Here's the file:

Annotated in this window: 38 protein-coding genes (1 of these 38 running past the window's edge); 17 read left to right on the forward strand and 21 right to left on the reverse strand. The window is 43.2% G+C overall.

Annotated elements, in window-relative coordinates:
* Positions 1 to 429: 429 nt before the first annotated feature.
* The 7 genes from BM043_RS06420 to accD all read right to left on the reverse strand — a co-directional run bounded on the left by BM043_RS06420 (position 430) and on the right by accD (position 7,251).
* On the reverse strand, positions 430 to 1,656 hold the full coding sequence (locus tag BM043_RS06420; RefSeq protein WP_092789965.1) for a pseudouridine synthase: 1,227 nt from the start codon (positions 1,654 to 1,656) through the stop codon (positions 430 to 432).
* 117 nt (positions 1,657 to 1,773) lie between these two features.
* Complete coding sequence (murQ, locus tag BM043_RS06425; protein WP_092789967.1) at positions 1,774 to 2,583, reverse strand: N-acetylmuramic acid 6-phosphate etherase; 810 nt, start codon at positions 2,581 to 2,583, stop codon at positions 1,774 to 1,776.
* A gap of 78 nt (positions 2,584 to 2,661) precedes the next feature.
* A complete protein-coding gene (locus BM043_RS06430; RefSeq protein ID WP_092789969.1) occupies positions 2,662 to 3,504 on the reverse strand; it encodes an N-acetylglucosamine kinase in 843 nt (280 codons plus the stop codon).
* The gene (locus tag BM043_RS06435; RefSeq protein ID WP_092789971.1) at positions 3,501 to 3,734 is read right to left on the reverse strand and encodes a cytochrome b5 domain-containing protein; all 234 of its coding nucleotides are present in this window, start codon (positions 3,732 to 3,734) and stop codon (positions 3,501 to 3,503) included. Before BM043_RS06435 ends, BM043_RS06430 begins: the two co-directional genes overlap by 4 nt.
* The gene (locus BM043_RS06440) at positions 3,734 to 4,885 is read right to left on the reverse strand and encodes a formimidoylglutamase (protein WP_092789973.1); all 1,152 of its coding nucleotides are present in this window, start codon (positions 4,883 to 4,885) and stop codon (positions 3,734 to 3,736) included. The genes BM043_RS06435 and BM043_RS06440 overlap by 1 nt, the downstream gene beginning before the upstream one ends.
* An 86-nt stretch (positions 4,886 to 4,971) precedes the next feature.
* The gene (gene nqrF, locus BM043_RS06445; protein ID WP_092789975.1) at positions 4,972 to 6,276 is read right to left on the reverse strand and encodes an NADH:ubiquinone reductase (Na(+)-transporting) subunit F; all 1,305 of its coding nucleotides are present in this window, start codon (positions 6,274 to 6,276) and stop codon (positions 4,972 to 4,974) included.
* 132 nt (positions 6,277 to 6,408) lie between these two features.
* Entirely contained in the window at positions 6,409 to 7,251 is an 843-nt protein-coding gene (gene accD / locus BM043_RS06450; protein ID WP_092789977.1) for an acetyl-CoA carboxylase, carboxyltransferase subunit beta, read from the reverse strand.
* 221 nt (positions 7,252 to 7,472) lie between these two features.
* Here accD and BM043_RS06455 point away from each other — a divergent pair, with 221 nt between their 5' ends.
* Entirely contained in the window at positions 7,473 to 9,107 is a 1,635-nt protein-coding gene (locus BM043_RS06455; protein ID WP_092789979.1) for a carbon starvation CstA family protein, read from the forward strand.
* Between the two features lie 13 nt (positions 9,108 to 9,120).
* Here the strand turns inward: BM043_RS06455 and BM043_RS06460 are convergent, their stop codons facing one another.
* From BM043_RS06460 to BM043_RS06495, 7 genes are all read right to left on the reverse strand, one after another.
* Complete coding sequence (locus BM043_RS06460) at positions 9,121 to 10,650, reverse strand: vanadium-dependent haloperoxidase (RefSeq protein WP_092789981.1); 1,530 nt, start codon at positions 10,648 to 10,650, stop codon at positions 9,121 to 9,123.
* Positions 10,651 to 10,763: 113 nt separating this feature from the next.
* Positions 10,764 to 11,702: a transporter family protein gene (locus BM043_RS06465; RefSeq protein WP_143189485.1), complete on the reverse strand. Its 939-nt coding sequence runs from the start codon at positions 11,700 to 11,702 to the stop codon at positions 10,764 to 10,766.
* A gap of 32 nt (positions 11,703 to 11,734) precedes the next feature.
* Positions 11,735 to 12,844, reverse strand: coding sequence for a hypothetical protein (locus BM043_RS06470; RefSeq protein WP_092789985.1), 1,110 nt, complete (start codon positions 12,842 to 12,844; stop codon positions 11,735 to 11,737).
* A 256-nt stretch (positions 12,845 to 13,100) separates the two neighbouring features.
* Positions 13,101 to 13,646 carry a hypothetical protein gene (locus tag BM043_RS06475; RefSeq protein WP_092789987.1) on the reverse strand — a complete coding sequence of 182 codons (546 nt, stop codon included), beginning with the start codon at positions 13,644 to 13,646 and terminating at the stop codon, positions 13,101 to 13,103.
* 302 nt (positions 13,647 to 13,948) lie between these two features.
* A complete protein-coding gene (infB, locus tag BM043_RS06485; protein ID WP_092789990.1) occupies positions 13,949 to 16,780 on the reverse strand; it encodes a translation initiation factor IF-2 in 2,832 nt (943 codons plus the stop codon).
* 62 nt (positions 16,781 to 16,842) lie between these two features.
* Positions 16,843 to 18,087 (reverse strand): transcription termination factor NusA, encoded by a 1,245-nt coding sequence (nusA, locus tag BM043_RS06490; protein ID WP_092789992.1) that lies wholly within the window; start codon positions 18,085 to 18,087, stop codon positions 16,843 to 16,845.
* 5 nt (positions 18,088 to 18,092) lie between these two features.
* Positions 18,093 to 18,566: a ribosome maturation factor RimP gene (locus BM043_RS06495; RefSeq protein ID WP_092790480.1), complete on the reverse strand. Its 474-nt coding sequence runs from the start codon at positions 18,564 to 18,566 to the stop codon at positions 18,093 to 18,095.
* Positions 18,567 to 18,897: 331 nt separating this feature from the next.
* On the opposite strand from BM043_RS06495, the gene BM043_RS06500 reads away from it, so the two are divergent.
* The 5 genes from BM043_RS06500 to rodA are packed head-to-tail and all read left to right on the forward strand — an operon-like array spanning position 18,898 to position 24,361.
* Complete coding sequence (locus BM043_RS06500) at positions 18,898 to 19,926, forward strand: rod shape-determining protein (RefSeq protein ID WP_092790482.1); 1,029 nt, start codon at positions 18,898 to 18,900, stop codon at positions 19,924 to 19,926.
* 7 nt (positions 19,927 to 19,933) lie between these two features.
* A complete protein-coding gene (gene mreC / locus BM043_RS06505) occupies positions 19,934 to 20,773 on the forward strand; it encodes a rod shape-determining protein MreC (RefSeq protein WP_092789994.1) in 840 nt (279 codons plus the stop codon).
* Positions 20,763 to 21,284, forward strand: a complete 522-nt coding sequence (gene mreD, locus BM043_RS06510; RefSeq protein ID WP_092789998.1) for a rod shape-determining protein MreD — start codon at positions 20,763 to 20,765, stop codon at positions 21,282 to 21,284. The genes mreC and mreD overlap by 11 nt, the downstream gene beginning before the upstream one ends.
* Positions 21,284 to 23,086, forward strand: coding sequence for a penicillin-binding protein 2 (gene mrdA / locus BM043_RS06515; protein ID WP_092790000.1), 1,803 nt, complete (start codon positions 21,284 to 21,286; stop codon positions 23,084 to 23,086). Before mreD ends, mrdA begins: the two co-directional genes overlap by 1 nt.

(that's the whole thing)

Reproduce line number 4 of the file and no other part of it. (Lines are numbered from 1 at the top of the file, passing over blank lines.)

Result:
* The 7 genes from BM043_RS06420 to accD all read right to left on the reverse strand — a co-directional run bounded on the left by BM043_RS06420 (position 430) and on the right by accD (position 7,251).